Who Is The Legal Next Of Kin?

Florida statutes provide detailed guidance regarding who is legally authorized to make decisions regarding the disposition of a deceased body.  The rules equally apply to body donation, brain donation, cremation, and burial.

Florida statute 497.005 ("Definitions") sets forth who is authorized to make decisions.  You can access this statute by clicking this link.

As outlined in the statute, there is an order of priority as to who makes decisions:

The Decedent

The decedent's wishes have the highest priority and should be memorialized in written instructions. It is best if the decedent writes down their wishes, and then signs and dates the instructions.  The decedent's signature should be witnessed by two people who, if needed after death, can confirm that they witnessed the signature.

The Surviving Spouse

The decedent's surviving spouse is next in line to decide on their spouse's body. However, if the surviving spouse has been arrested for specific acts of domestic violence or contributed to the death of their husband or wife, they are ineligible to make decisions.  Also, to be a surviving spouse, the decedent and the spouse must be legally married at the time of death.

A Son or Daughter Who is 18 Years of Age or Older

Next in the decision-making priority are the deceased's, adult children. If there is more than one child, all children must agree to the disposition, meaning all surviving children must consent to body or brain donation and/or cremation following donation.


If there is no spouse or surviving adult children, the next in line is the decedent's parents. If more than one parent survives the death of a child, both parents must consent to their child's disposition.

Siblings 18 Years of Age or Older

next in line are surviving brothers and sisters of the deceased. All siblings have equal rights, and all must consent to the body or brain donation followed by cremation.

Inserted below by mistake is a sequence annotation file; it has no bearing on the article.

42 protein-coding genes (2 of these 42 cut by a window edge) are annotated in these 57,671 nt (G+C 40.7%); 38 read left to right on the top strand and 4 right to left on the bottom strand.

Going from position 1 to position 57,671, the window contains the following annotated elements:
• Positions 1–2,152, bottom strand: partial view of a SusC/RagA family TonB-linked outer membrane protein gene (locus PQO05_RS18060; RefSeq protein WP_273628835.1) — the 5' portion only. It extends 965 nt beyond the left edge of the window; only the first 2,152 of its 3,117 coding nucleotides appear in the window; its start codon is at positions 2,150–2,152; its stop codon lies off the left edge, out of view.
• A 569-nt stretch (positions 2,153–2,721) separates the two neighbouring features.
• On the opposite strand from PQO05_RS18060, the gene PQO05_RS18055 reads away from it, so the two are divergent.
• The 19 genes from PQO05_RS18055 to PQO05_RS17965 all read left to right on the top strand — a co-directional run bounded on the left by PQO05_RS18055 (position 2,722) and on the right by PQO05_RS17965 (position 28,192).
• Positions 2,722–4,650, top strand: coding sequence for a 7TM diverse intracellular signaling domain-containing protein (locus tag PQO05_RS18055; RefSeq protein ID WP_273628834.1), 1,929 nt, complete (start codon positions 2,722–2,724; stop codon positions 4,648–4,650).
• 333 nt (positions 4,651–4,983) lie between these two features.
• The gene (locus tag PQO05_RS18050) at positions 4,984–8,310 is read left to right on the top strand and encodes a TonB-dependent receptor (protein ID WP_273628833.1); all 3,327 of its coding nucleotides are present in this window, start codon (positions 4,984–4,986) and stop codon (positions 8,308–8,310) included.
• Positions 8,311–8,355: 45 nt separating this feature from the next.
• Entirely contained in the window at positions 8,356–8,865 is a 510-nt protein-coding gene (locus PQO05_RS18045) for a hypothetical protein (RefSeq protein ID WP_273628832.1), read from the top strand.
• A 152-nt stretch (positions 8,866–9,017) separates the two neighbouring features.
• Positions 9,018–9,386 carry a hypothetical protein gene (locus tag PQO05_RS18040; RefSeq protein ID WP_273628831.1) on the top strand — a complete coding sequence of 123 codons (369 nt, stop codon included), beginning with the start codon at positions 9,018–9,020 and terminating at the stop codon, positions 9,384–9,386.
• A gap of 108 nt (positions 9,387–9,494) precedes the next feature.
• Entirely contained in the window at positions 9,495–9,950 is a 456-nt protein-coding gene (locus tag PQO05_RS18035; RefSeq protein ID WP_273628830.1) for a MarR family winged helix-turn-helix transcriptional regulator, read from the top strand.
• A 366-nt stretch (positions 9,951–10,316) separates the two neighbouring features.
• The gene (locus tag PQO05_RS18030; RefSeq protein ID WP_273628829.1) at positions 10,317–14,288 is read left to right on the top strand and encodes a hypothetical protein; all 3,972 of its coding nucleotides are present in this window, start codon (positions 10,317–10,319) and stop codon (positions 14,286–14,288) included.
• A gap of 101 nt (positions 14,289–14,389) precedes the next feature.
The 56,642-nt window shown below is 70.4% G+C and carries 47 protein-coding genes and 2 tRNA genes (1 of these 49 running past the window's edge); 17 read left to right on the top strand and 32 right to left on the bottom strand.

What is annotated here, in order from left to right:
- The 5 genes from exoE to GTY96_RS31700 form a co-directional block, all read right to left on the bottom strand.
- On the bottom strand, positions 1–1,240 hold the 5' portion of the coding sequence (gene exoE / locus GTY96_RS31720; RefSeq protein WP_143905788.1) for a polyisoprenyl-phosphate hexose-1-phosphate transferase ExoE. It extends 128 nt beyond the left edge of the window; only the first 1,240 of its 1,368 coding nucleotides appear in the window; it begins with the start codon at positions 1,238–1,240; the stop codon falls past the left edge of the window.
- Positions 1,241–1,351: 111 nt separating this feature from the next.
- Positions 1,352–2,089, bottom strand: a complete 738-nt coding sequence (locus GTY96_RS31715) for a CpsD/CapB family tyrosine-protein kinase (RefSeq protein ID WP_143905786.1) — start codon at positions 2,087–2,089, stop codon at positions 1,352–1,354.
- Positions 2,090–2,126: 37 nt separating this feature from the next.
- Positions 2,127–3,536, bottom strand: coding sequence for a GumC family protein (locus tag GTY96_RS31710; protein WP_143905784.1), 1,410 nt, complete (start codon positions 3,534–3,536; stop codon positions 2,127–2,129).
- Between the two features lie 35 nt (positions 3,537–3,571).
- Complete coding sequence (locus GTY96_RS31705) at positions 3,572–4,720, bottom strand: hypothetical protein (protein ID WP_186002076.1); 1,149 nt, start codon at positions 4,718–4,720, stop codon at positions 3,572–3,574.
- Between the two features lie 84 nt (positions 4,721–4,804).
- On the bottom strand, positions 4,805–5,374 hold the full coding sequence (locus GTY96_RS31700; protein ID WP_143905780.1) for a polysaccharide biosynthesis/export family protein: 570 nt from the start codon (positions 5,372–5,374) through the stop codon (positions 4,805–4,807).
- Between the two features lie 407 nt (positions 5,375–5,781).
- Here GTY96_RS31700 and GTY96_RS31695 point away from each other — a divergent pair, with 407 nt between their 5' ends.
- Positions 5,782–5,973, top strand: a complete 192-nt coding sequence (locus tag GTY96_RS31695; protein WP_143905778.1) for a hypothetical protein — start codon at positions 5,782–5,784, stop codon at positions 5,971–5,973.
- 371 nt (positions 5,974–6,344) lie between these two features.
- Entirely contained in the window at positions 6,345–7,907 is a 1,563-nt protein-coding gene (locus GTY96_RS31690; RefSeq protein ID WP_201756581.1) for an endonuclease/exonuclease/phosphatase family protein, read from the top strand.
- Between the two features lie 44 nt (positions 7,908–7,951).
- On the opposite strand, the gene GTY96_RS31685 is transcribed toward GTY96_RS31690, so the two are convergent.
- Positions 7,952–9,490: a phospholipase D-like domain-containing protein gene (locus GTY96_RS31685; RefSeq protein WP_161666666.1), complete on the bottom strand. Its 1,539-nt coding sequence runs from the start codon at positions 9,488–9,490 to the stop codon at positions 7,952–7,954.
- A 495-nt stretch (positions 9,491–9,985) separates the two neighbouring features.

Grandchildren Who Are 18 Years of Age or Older

Next in line are grandchildren. As with all classes of authorized individuals, all of the grandchildren must consent to the disposition of their grandparents.

Next Degrees of Kinship

This class of individuals includes aunts, uncles, nieces, nephews, cousins, etc. As with all other classes of authorized individuals, everyone in the applicable class must agree.  There are detailed additional rules for decision-making if there are no classes of surviving individuals with superior rights.


If no family member exists or is available, next in line are (i) the guardian of the dead person at the time of death; (ii) the personal representative of the deceased; (iii) the attorney in fact of the dead person at the time of death; (iv) the health surrogate of the dead person at the time of death; (v) a public health officer; (vi) the medical examiner, county commission, or administrator acting under part II of chapter 406 (of the Florida statutes) or other public administrators; (vii) a representative of a nursing home or other health care institution in charge of final disposition; or a friend or other person not listed in this subsection who is willing to assume the responsibility as the legally authorized person.

For example, assume the decedent did not express their wishes prior to death and is married with two adult children.  The decedent's spouse would be the authorized person and make all decisions regarding body and brain donation and the ultimate disposition of the cremated remains.

However, if the deceased individual's spouse does not have the legal capacity to make decisions (for example, if the surviving spouse has dementia), the authorized persons would be the deceased's children.  Assuming there are two children, both must agree.

If you have questions about who can is the authorized person to make decisions, please feel free to contact Sunshine Donation Services at (954) 280-2817.